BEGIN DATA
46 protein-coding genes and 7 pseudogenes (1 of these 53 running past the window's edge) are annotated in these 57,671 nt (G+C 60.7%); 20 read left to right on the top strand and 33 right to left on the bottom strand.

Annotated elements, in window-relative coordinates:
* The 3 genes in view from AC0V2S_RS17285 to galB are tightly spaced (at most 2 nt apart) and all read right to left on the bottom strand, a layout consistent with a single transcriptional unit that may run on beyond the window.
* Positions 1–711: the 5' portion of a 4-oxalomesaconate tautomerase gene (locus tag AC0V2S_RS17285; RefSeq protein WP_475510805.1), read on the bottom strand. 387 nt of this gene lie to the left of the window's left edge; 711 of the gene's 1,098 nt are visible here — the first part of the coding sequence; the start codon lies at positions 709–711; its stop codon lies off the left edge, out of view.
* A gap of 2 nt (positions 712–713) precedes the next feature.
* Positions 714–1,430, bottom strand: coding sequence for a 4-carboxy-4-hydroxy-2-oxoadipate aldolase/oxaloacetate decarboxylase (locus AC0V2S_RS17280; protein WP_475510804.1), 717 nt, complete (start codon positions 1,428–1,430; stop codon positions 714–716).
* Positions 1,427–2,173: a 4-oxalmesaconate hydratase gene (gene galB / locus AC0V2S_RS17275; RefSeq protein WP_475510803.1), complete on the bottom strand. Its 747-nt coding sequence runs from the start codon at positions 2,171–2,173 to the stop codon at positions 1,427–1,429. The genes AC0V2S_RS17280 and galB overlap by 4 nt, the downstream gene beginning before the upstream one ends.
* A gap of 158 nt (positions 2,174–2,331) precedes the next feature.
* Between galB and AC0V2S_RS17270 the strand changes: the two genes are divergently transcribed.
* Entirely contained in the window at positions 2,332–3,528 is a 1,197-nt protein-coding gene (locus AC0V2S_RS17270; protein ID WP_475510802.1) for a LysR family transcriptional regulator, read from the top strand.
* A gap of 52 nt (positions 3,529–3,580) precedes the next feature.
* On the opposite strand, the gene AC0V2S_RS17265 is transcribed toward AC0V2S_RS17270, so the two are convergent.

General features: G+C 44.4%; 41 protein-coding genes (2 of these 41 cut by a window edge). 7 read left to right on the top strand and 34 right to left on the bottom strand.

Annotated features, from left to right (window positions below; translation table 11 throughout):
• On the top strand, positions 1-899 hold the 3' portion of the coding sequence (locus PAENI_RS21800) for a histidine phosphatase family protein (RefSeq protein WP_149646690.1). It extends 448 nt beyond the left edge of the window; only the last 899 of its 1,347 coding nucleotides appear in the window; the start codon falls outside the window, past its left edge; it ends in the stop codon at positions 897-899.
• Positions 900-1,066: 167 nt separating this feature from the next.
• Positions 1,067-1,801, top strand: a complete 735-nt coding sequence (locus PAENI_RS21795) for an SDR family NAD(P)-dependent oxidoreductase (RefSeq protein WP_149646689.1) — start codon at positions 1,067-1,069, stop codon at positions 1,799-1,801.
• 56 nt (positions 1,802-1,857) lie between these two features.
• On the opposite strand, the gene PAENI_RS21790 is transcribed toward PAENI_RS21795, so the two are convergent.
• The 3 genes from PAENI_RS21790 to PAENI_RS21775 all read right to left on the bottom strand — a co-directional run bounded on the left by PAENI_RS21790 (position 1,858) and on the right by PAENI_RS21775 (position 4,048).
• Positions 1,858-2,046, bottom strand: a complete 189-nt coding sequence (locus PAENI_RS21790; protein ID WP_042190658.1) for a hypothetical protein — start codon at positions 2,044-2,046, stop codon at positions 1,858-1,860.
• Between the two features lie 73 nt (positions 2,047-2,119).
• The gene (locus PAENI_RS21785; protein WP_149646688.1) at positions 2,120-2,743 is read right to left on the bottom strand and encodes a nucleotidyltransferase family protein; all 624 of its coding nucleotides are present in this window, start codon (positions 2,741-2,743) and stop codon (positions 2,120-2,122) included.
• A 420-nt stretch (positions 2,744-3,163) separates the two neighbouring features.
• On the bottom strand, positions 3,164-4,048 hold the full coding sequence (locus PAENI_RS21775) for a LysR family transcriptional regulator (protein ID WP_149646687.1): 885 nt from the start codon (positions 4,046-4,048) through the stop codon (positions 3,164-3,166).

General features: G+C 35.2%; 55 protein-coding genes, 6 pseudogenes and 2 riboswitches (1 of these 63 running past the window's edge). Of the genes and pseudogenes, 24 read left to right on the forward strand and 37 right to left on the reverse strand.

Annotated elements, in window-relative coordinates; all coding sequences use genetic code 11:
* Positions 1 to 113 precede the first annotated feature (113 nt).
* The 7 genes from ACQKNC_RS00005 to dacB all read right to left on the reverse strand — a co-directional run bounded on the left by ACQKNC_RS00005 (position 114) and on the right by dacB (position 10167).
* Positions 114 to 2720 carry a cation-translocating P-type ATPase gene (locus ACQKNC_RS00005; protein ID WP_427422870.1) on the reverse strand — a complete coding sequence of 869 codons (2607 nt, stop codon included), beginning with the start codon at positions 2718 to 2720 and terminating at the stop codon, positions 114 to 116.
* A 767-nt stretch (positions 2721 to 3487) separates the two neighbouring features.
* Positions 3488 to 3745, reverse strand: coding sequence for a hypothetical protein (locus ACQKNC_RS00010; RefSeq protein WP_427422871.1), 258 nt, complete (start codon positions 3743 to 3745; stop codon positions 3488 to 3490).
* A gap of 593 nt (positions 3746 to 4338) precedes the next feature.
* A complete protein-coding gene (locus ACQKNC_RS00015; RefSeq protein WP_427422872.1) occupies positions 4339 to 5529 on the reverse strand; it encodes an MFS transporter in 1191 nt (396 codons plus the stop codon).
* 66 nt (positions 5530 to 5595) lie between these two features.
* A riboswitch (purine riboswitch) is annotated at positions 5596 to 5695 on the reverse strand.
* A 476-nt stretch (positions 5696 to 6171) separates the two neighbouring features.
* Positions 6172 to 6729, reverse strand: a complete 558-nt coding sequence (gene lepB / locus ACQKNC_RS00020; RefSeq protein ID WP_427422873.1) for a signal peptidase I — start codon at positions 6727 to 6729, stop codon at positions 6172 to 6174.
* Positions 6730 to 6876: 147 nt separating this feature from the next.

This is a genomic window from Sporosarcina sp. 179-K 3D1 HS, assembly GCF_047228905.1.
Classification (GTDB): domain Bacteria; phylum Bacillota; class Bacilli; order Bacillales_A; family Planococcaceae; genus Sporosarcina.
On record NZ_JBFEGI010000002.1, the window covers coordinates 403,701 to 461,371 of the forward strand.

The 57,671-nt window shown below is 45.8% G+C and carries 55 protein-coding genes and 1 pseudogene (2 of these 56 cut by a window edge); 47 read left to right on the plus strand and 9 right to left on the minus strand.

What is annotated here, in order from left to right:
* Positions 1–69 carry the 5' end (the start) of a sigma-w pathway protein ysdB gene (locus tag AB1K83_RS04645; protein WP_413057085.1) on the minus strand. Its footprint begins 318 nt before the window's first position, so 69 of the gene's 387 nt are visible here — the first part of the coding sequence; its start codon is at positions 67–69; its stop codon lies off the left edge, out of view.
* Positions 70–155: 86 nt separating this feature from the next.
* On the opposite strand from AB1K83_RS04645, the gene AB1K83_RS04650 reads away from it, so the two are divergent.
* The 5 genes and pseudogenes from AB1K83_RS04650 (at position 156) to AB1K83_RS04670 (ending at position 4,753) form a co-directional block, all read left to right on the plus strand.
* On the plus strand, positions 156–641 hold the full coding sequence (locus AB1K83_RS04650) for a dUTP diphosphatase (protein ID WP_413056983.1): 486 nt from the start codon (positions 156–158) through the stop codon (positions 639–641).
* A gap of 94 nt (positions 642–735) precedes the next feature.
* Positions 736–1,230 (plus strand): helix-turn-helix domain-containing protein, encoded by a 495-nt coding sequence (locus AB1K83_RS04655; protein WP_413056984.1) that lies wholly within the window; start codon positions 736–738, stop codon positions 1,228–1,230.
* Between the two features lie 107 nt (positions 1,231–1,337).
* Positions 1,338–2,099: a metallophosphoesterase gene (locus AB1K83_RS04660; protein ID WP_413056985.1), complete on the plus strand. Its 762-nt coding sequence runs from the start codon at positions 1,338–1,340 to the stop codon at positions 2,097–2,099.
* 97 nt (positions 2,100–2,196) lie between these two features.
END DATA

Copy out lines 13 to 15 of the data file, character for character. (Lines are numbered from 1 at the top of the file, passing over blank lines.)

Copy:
General features: G+C 44.4%; 41 protein-coding genes (2 of these 41 cut by a window edge). 7 read left to right on the top strand and 34 right to left on the bottom strand.

Annotated features, from left to right (window positions below; translation table 11 throughout):
• On the top strand, positions 1-899 hold the 3' portion of the coding sequence (locus PAENI_RS21800) for a histidine phosphatase family protein (RefSeq protein WP_149646690.1). It extends 448 nt beyond the left edge of the window; only the last 899 of its 1,347 coding nucleotides appear in the window; the start codon falls outside the window, past its left edge; it ends in the stop codon at positions 897-899.